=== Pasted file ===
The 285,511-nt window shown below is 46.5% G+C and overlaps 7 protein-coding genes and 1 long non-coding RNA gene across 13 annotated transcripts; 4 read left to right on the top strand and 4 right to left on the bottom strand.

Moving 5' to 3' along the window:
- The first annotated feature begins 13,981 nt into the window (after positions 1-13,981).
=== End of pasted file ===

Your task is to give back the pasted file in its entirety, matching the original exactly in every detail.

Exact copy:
The 285,511-nt window shown below is 46.5% G+C and overlaps 7 protein-coding genes and 1 long non-coding RNA gene across 13 annotated transcripts; 4 read left to right on the top strand and 4 right to left on the bottom strand.

Moving 5' to 3' along the window:
- The first annotated feature begins 13,981 nt into the window (after positions 1-13,981).